By U.S. Senator Marco Rubio (R-FL)
In 1987, the U.S. government launched a massive anti-drug campaign. One of the most memorable ads featured a sizzling egg and the warning, “This is your brain on drugs.”
Back then, Venezuela was one of South America’s richest nations, with vibrant communities and robust foreign investment. Today, Venezuela is in shambles. It offers a warning similar to that of the government’s anti-drug campaign: “This is your country addicted to Communist China.”
Haunting images of Venezuela’s ongoing political crisis — of troops in riot gear brutalizing innocent protestors while young mothers and their children starve to death from manmade food shortages — reveal the catastrophic failure of the country’s Marxist regime. Nicolás Maduro, along with his predecessor Hugo Chávez, turned what was once one of the world’s greatest oil industries into a pitiful shadow of its former self. Their narco-terrorist thugs jailed, murdered, starved, and exiled anyone willing to stand in their way — and continue to do so.
That’s not all, though. When Chávez borrowed over $50 billion from the Chinese Communist Party (CCP) to support his corrupt regime, he signed away the freedom of generations of Venezuelans to come.
Aid from Beijing is a lifeline for Maduro that’s enabled his illegitimate grip on power, despite crippling sanctions and international outrage. However, it came at a steep price. While the U.S. works to protect the rights of the Venezuelan people, the CCP props up Maduro because it sees chaos in Caracas as an opportunity for profit.
Under the guise of helping the regime relieve its massive debt burden, the CCP began exploiting Venezuela’s vast natural resources. In 2020, China received about 324,000 barrels of Venezuela’s crude per day. In 2021, that rate went up by approximately 50 percent — meaning well over half of all Venezuela’s oil exports are now going to Beijing. At today’s average price, that could equal as much as $20 billion a year in revenue for Venezuela, but China pays well below market value.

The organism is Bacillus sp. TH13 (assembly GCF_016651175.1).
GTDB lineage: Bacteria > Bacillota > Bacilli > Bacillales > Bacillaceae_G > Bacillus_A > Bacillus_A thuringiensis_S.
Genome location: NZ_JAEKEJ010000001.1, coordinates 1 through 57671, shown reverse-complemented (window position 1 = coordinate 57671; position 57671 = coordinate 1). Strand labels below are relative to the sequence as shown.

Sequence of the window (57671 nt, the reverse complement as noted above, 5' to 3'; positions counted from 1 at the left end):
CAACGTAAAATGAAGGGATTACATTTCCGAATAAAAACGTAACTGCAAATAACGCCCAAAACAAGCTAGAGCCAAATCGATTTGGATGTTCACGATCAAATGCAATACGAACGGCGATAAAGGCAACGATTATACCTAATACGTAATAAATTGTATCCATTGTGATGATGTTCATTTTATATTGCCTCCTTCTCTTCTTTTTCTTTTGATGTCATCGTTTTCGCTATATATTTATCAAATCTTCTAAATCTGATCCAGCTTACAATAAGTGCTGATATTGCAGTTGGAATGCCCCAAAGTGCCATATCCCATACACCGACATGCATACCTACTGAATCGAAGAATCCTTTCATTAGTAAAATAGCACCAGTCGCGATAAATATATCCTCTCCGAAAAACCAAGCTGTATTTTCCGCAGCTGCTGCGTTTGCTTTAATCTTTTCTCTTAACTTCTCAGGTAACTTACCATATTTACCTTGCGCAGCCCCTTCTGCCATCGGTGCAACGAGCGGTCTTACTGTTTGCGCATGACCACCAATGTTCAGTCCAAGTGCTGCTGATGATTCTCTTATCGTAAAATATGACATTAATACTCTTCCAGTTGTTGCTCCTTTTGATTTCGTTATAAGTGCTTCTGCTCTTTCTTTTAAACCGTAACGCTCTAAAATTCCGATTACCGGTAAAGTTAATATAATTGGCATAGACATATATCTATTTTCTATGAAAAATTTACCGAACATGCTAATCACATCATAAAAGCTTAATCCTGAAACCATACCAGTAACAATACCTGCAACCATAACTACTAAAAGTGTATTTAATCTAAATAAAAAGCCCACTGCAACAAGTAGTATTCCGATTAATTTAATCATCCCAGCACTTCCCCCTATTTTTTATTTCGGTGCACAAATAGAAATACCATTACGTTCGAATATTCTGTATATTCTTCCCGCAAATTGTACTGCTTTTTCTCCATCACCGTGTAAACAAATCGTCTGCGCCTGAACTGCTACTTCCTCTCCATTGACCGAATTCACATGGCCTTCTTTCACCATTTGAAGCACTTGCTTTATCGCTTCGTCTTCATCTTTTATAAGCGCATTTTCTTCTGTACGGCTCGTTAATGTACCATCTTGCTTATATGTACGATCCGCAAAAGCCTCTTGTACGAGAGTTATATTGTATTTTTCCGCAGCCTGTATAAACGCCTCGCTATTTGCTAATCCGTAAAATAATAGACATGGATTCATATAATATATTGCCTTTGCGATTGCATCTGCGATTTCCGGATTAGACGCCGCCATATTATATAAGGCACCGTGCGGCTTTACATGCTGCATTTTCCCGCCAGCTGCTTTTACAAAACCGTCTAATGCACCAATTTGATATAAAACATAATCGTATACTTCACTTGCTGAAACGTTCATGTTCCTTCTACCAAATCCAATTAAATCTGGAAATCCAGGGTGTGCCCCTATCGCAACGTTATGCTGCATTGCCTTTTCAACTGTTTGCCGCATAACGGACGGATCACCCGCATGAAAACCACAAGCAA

Beijing takes a similar approach when it comes to Venezuela’s expansive gold supply, extracting millions of dollars’ worth of the precious metal from across the country as payment for Chinese loans. This is not just bullion sitting in banks, but also the fruit of Maduro’s illegal mining scheme, which is devastating South America’s Amazon rainforest.
Maduro’s tie with the CCP is a grotesque relationship that is sucking Venezuela’s economy dry, depriving the country of precious resources, and contributing to the devastation of the environment. And it is doing absolutely nothing to help the people of Venezuela. On the contrary, Beijing is actively amplifying their oppression, modifying Maduro’s “fatherland card” system to recreate China’s Orwellian social credit regime.
This stands as a lesson to all who still stand unbothered by Beijing’s growing power, influence, and underhanded investment strategies. It is easy for Wall Street investors and nationless corporations to excuse the CCP’s authoritarianism when they live under the protection of the U.S. government. But the case of Venezuela makes it painfully obvious that Beijing is not simply a “strict parent,” as Ray Dalio claims. Like Maduro and his mercenaries, the CCP is a parasite that sustains itself through the exploitation and oppression of others, including the Chinese people.
If the CCP succeeds in supplanting the U.S. as the world’s dominant power and remaking the global order in its image — goals Beijing has long held and is now acting upon — we will see many more Venezuelas. That is not a world anyone should want to live in. It’s why it’s critical that a free and prosperous United States continue to counter the destabilizing influence of authoritarian regimes in the Western Hemisphere and around the globe.
Senator Marco Rubio is a member of the Senate Foreign Relations Committee, Ranking Member of the Subcommittee on Western Hemisphere, Transnational Crime, Civilian Security, Democracy, Human Rights, and Global Women’s Issue, and is Vice Chairman of the Senate Select Committee on Intelligence, and a member of the Senate Appropriations Committee.